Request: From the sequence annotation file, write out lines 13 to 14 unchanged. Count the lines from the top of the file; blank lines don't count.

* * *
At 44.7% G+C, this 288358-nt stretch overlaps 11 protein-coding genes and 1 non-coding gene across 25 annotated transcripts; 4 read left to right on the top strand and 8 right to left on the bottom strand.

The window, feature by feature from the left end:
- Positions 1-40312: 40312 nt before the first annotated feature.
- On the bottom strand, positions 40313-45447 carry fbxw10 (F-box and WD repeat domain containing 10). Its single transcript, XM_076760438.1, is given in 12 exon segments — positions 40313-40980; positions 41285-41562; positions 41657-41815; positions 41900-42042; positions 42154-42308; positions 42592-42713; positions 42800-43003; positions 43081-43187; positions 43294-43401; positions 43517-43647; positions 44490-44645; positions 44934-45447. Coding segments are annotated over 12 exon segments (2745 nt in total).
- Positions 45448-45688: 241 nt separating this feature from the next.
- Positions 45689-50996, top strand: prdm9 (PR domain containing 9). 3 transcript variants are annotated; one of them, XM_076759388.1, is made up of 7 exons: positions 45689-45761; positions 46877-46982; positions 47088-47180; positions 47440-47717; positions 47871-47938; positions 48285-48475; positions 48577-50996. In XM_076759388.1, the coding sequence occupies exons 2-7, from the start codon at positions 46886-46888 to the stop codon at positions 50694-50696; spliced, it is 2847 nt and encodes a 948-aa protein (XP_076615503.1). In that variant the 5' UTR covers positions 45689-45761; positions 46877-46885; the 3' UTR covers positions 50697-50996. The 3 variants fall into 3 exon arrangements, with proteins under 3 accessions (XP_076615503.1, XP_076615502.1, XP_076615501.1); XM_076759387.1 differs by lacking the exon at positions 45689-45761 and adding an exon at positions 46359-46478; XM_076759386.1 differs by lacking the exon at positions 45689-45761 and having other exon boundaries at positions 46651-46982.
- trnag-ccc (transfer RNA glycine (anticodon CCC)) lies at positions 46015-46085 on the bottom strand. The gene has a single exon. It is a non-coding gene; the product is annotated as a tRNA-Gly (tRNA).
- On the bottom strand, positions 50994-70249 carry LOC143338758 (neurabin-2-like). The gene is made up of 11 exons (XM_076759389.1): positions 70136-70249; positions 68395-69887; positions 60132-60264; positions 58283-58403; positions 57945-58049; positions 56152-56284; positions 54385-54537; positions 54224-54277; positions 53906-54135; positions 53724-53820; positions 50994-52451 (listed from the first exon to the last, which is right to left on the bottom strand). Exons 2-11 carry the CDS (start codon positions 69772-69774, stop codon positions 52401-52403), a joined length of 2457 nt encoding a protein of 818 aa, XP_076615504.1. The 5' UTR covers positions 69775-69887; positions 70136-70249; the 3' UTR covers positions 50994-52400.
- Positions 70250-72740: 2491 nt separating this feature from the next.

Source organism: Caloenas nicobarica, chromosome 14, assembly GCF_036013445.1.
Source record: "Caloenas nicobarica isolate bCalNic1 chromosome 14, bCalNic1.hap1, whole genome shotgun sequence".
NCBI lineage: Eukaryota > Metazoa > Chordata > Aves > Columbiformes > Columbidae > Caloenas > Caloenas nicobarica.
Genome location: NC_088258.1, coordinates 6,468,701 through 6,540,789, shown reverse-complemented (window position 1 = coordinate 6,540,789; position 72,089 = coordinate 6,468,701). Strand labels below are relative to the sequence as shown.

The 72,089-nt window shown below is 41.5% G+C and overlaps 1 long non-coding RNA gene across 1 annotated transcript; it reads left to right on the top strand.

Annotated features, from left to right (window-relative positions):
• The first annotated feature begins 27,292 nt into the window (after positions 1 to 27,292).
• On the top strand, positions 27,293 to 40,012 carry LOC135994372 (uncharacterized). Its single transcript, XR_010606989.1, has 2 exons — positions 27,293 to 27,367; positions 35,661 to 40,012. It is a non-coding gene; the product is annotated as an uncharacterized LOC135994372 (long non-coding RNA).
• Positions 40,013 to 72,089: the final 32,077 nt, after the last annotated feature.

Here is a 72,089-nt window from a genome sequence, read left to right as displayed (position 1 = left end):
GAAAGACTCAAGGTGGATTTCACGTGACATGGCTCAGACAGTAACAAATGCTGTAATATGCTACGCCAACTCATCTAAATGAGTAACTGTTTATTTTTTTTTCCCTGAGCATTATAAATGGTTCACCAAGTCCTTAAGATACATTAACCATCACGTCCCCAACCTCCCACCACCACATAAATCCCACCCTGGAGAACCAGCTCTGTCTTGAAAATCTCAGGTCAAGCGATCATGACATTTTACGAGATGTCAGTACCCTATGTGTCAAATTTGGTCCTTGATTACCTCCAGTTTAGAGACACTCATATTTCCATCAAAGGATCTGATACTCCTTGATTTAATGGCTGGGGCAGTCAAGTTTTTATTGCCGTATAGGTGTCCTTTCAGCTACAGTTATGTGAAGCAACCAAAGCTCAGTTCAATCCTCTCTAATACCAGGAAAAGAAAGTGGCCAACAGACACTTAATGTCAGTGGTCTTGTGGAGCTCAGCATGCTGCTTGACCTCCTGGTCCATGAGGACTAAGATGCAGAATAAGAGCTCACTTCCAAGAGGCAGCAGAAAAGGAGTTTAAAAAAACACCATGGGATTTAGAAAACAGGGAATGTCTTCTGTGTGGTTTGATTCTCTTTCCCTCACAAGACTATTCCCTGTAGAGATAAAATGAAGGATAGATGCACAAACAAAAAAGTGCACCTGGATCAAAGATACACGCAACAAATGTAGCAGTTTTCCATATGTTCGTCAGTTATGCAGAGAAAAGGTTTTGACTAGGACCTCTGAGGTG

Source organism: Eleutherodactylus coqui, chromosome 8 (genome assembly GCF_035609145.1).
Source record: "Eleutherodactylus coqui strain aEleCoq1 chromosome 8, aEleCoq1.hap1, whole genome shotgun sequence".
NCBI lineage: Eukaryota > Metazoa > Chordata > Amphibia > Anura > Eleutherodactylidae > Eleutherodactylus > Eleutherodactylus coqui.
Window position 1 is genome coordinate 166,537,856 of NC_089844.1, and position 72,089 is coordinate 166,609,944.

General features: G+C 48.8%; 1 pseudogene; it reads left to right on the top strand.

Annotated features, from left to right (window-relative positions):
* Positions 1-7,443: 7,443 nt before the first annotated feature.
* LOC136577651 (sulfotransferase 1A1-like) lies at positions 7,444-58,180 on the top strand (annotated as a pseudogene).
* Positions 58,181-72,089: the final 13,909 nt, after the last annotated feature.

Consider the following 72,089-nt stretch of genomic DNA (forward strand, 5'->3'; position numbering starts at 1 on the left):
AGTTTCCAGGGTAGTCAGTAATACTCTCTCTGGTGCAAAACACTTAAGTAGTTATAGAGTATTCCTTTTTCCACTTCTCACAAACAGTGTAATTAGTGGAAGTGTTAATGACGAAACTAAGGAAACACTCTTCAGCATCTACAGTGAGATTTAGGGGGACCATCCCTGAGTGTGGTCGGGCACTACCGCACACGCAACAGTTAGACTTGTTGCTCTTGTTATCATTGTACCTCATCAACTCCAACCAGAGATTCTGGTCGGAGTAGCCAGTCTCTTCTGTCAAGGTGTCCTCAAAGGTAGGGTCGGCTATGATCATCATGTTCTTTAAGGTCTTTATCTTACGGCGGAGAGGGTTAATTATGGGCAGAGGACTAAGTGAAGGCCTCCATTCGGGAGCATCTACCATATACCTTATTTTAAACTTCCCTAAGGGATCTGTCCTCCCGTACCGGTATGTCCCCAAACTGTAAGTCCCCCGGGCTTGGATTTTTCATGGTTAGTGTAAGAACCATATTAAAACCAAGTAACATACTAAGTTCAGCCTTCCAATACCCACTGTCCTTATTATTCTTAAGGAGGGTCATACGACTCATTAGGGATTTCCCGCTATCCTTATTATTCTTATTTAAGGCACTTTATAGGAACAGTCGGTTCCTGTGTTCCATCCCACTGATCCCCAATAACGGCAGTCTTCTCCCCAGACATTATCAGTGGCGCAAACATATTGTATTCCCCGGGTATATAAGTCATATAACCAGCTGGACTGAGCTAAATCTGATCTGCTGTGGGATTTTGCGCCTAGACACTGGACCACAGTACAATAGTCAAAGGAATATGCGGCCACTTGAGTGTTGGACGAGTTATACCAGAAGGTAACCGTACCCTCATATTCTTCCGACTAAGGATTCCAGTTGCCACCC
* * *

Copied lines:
Genome location: NC_088258.1, coordinates 6,468,701 through 6,540,789, shown reverse-complemented (window position 1 = coordinate 6,540,789; position 72,089 = coordinate 6,468,701). Strand labels below are relative to the sequence as shown.

The 72,089-nt window shown below is 41.5% G+C and overlaps 1 long non-coding RNA gene across 1 annotated transcript; it reads left to right on the top strand.